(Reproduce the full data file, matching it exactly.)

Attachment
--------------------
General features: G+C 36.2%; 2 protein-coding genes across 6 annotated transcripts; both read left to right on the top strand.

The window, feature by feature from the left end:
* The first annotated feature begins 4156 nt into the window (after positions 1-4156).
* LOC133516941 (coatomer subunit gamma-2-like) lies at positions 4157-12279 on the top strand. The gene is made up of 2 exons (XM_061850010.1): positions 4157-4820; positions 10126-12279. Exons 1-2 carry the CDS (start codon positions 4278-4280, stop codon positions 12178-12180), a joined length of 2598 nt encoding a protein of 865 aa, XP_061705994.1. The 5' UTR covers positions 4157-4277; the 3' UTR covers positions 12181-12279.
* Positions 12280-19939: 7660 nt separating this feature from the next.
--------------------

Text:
General features: G+C 36.2%; 2 protein-coding genes across 6 annotated transcripts; both read left to right on the top strand.

The window, feature by feature from the left end:
* The first annotated feature begins 4156 nt into the window (after positions 1-4156).
* LOC133516941 (coatomer subunit gamma-2-like) lies at positions 4157-12279 on the top strand. The gene is made up of 2 exons (XM_061850010.1): positions 4157-4820; positions 10126-12279. Exons 1-2 carry the CDS (start codon positions 4278-4280, stop codon positions 12178-12180), a joined length of 2598 nt encoding a protein of 865 aa, XP_061705994.1. The 5' UTR covers positions 4157-4277; the 3' UTR covers positions 12181-12279.
* Positions 12280-19939: 7660 nt separating this feature from the next.